To Don’t - How to Get More Done by Doing Less

244474918_cb2dea97d7_m.jpgDo you have a “to do” list? If so, do you find yourself staring at an ever growing list of things to do with a only feeble sprinkling of ticked off items here and there?

The Trouble with To Do Lists

The main trouble with to do lists is that we get very creative and eclectic with them. It’s as if we use them to brainstorm, rather than to get things done. Instead of writing down only essential items that we really do need to get done, we get all creative and start playing some kind of word association game, or creative expansion process.

Before you know it you have a to do list that looks like a shopping list, and you feel so overwhelmed by the sheer quantity of task that you feel you have to get done, that you do… nothing!

You become paralysed by having too much to do and you don’t know where to start.

When Creativity is a Bad Thing!

Creativity is considered a great thing, but it can be the enemy of accomplishment. If you have a mind that’s an idea magnet, it’s all too easy to find yourself writing a book, or a whole series of them, when all you need is an article. One article. Sure that one article can live in a book, if it gets some friends later along the line. But it can be hard enough to churn an article out without brainstorming it into a book before you even got started;that just leads to project paralysis.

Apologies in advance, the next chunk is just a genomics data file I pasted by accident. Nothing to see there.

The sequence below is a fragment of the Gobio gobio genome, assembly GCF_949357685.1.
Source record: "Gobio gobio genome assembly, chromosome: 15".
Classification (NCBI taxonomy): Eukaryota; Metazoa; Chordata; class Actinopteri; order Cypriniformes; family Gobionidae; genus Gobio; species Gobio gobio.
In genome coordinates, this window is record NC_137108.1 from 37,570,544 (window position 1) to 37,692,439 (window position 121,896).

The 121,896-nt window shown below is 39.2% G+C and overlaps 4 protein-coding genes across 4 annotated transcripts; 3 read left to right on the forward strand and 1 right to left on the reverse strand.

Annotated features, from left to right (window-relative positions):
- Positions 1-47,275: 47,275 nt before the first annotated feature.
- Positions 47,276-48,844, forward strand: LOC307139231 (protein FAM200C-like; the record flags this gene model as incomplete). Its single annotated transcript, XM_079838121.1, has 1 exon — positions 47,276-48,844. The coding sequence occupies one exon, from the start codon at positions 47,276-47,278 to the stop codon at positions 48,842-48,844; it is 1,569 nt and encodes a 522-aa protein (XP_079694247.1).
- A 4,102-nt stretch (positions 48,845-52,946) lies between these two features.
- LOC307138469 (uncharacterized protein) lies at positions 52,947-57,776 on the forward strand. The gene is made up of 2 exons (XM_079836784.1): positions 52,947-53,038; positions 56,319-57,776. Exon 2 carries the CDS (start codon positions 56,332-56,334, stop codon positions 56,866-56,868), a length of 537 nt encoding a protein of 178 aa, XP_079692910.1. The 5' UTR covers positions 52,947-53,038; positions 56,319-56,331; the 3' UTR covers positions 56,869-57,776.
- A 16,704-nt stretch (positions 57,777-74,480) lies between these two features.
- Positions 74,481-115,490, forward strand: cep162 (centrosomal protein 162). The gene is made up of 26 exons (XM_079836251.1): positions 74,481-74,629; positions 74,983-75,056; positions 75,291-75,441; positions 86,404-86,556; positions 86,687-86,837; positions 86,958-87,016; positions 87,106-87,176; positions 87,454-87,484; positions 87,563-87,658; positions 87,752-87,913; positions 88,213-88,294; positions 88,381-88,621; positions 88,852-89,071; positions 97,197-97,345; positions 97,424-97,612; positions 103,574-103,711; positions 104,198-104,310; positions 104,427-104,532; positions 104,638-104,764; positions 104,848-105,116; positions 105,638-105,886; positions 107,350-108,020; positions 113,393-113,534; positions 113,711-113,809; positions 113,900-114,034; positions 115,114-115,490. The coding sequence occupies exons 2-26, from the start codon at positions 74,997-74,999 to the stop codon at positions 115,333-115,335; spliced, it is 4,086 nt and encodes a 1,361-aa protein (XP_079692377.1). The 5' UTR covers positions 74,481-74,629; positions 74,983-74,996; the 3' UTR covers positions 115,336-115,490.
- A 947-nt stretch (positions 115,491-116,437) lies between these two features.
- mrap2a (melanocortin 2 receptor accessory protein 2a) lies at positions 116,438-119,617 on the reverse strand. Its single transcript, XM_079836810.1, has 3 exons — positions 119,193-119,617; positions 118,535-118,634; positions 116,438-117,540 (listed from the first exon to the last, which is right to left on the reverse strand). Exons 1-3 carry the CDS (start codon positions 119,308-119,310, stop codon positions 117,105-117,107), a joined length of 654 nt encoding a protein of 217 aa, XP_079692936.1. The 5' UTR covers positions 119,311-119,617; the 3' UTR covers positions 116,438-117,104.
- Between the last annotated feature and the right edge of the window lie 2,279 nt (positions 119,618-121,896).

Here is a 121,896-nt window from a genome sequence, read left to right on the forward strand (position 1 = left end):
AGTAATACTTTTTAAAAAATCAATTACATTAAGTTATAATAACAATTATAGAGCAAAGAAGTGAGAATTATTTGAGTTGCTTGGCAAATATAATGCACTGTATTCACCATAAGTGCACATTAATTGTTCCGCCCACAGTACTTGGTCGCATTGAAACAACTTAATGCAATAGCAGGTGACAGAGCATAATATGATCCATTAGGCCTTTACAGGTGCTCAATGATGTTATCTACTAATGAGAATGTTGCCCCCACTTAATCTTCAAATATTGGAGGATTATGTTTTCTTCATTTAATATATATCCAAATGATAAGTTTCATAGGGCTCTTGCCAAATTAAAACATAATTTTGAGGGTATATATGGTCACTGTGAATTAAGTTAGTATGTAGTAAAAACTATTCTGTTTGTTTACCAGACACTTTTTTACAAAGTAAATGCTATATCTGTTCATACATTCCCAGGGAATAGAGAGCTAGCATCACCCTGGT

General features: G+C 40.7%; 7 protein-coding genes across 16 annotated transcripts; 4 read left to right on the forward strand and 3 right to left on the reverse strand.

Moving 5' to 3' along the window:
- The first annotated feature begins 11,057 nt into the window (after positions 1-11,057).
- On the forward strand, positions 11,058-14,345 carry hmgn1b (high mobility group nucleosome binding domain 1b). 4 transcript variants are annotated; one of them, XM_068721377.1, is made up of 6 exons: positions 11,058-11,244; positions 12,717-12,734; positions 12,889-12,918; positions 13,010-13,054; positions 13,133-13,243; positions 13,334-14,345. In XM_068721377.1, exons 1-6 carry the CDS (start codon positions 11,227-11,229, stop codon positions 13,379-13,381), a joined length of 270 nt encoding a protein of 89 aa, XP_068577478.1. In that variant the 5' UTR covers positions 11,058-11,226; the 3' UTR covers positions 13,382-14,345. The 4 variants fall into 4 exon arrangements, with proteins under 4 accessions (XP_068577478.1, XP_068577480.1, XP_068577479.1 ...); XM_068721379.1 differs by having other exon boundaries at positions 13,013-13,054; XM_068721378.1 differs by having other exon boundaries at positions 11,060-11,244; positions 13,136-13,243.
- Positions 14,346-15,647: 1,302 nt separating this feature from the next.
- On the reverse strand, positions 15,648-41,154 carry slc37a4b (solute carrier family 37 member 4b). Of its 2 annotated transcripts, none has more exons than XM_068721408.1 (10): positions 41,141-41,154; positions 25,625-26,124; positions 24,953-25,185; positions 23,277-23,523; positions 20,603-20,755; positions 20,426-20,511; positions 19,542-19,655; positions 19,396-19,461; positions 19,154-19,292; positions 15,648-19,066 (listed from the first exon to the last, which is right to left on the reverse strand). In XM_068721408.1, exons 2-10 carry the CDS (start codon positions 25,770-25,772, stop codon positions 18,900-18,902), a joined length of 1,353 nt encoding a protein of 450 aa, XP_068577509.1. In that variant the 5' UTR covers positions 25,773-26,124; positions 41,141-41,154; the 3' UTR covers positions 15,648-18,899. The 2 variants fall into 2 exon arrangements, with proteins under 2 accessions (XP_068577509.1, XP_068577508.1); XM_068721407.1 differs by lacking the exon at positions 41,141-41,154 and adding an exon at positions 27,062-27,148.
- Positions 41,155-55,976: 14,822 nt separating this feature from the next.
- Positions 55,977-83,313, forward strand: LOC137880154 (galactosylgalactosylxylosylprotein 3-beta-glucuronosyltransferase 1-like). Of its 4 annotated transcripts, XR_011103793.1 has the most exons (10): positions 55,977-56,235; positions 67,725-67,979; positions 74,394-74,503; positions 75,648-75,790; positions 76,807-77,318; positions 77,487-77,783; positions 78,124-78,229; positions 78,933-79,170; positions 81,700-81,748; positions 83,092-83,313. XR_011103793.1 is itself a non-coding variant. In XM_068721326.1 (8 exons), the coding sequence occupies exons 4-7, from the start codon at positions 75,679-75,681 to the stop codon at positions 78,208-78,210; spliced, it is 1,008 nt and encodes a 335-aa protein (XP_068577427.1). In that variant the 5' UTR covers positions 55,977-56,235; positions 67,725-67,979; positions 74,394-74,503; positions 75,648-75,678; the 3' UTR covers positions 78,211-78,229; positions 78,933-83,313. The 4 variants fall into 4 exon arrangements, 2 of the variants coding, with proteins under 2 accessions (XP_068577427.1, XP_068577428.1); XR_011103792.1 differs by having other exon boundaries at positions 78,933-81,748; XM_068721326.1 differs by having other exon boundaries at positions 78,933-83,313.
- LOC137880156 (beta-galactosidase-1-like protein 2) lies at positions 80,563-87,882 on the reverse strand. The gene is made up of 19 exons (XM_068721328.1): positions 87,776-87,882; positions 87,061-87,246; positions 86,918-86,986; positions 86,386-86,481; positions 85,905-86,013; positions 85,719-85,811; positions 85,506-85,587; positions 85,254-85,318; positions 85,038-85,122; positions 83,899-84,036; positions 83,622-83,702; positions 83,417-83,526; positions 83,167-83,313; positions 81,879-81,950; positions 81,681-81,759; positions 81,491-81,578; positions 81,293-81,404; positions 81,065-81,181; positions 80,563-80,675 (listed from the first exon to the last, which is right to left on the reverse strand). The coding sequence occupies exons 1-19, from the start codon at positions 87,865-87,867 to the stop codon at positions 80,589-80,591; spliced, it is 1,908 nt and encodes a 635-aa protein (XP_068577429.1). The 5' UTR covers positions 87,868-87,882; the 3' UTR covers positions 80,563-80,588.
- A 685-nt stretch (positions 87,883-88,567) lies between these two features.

Do Less to Do More

It’s the same with getting things done around the house. Instead of writing “clean my room” and then slumping to the floor as you being overwhelmed by the enormity of dusting, cleaning the floor, tidying your cupboards, sorting out old things for charity etc etc. Just pick one task, do it, and tick it off. Being specific about tasks is a good way to contain them and stop them leaking all over your brain! Now you’ve made a start, you can consider what to do next.

The Elite List

Put your tasks in priority and knock anything off the list that got there due to expansive thinking. Only allow items on your list if they’re important to you. Tasks should have to earn the right to be there, otherwise they will just get in the way and distract your focus.

So before you start scribbling a list, or wallpapering your house with sticky reminders, first decide what qualifies. It has to be important, truly important and relevant to your goals and productivity to get on the list. No sneaky “shoulds”, and no creative additives. The shorter the list the more you will do. And the more you do, the closer you move to your goals, and the better you feel.

photo by pintong

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